value for clients, as opposed to mass messages which primarily are created for a persona
- Creates event-based rules that enhance each contact’s experience with your firm at scale, from
onboarding to advocacy
The Business Development Function:
- Combats the convergence trend by using data to pinpoint the firm’s most viable cross-selling opportunities
- Builds compelling cases for cross-servicing clients while doing away with the discovery and qualification meetings that waste colleagues’ and clients’ time
- Identifies business opportunities where partners and lawyers can start conversations from a position of strength
A Recruiting Edge
If you are a highly skilled marketer or BD professional, would you work at a law firm where accessible, comprehensive data empower you to build an impressive portfolio and advance your career or a firm where holding data hostage and guesswork are the norms? There is no comparison. Why would a respected BD pro or rainmaking lawyer work at a firm where she routinely gets shot down in baseless internal meetings when she could work where access to data allows her to build business cases proactively that ensure productive discussions from the start?
As more firms create data-rich environments, talented marketers and BD professionals will gain leverage because they no longer will work in environments that do not facilitate achievement. We can also assume that the next generation of data-embracing lawyers will prefer the collaborative environment.
Where Is the Sense of Urgency?
With proof it is possible to unlock the desired future CRM adoption can produce, why is adoption still so low after CRM systems have been around for decades?
This chart illustrates a variety of reasons lawyers do not use CRMs. Upon closer examination, low usage rates come down to two reasons:
- Motivation, which is covered by “lack of accountability”
- Difficulty, which is covered by everything else
In the past, law firms could chalk up low usage to cumbersome data entry and complicated technology. This made it easy to ignore the elephant in the room: motivation. A partner could rationalize continued low CRM usage by saying, “Even if we take steps to address a compensation system that discourages lawyers from using the CRM, they still will not use it because it is more trouble than it is worth.”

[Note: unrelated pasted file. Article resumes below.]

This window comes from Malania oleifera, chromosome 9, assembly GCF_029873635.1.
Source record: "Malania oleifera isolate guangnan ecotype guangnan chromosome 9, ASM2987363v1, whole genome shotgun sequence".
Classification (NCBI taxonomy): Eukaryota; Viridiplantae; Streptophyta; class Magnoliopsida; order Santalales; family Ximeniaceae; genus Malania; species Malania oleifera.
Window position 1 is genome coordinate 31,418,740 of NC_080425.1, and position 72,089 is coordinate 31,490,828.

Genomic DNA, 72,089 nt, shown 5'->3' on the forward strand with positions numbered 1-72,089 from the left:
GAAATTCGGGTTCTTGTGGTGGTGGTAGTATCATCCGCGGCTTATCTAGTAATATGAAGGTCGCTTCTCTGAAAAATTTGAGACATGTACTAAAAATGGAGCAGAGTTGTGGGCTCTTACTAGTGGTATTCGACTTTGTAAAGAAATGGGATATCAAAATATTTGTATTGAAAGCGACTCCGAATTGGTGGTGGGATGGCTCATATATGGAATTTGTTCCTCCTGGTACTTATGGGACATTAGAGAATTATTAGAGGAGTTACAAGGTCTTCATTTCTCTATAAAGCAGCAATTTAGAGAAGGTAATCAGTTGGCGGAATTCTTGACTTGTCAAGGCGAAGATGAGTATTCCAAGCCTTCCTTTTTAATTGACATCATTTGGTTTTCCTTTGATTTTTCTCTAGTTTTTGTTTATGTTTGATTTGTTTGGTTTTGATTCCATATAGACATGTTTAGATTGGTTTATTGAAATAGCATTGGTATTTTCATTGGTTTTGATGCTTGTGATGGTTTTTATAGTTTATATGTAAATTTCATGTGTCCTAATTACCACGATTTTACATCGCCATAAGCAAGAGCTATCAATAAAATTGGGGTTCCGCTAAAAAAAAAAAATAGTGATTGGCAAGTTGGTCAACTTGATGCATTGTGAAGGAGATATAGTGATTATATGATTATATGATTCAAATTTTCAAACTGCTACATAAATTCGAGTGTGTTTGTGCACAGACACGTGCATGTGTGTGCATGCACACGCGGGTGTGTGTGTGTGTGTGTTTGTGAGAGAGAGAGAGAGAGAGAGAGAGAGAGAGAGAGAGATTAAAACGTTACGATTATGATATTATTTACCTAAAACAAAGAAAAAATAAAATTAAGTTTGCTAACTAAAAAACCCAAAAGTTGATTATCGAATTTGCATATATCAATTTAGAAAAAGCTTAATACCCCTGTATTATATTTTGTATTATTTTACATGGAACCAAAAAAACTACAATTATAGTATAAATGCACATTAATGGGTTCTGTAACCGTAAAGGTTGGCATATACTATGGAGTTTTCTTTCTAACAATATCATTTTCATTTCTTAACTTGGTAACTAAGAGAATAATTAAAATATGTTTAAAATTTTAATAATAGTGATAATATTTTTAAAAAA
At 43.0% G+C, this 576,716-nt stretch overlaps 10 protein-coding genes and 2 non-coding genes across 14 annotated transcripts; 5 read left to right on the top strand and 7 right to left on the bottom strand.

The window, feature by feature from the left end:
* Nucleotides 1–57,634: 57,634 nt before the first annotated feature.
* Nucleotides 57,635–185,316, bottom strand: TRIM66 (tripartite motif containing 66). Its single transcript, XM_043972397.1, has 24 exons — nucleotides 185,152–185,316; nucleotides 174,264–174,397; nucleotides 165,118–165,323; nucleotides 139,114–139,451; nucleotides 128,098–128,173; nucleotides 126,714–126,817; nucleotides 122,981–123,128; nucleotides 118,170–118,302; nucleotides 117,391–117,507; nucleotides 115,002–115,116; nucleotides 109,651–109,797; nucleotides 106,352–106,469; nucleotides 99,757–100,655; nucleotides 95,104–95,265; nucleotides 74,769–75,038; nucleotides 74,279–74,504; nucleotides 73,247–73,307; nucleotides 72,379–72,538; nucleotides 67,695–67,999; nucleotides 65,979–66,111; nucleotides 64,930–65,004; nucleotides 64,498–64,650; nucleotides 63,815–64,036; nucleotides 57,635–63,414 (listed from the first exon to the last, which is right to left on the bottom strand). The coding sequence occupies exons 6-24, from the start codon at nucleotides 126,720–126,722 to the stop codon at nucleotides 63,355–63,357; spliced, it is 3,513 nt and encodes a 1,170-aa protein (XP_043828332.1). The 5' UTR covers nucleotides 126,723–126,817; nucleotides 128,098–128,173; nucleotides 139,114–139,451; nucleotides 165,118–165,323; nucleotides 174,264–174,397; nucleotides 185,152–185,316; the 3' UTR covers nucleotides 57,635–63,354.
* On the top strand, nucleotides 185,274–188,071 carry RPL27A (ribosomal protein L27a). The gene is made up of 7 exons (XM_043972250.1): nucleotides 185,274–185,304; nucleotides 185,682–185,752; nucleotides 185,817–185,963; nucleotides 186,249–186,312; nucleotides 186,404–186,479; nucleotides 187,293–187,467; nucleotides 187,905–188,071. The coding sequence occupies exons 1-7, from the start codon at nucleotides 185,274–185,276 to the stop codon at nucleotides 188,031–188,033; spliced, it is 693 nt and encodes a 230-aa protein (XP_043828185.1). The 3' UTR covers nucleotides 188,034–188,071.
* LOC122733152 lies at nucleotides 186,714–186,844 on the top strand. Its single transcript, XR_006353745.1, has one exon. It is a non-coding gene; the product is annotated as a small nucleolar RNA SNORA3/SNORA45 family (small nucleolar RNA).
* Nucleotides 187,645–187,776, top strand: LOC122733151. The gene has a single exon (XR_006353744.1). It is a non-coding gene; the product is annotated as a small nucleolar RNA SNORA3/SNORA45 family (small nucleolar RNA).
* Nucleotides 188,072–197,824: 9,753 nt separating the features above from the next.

There used to be merit in this statement but no longer. Now that firms can solve all aspects of the “difficulty” side of the CRM usage equation with customer relationship automation tools, the only thing left to solve is motivation.
How To Address Motivation
“Lawyers love to see precedent,” says John Remsen, Jr., President and CEO of The Remsen Group. “A lawyer in Cleveland will say, ‘Prove to me CRM works!’ You can say, ‘Well, here’s what our Cincinnati office did with CRM. They took a team approach to winning this big client. Joe had a part. Bill had a part. Sally had a part. And they were all willing to make it happen.’ And the lawyer will begin to get it.”
In lieu of internal precedent, lawyers can be exposed to the success stories of other firms, creating a culture shift snowball effect in the legal sector. In other words, if you do not want to address motivation, just wait long enough and it will address itself.
We are already seeing a gradual shift away from the “What’s in my column is in my column. I win, you lose” mentality, as Remsen puts it. This shift will only accelerate once law firms realize the full extent to which a team-oriented environment that rewards intelligence-sharing is positioned to expand business and pilfer clients. Conversely, it is hard to imagine a scenario where a law firm changes nothing yet achieves sustainable growth while competing against data- empowered partners, lawyers, marketers and business developers.
This article was first published in ILTA’s April 2017 white paper titled “Marketing and Business Development: It’s All About Clients” and is reprinted here with permission. For more information about ILTA, visit www.iltanet.org.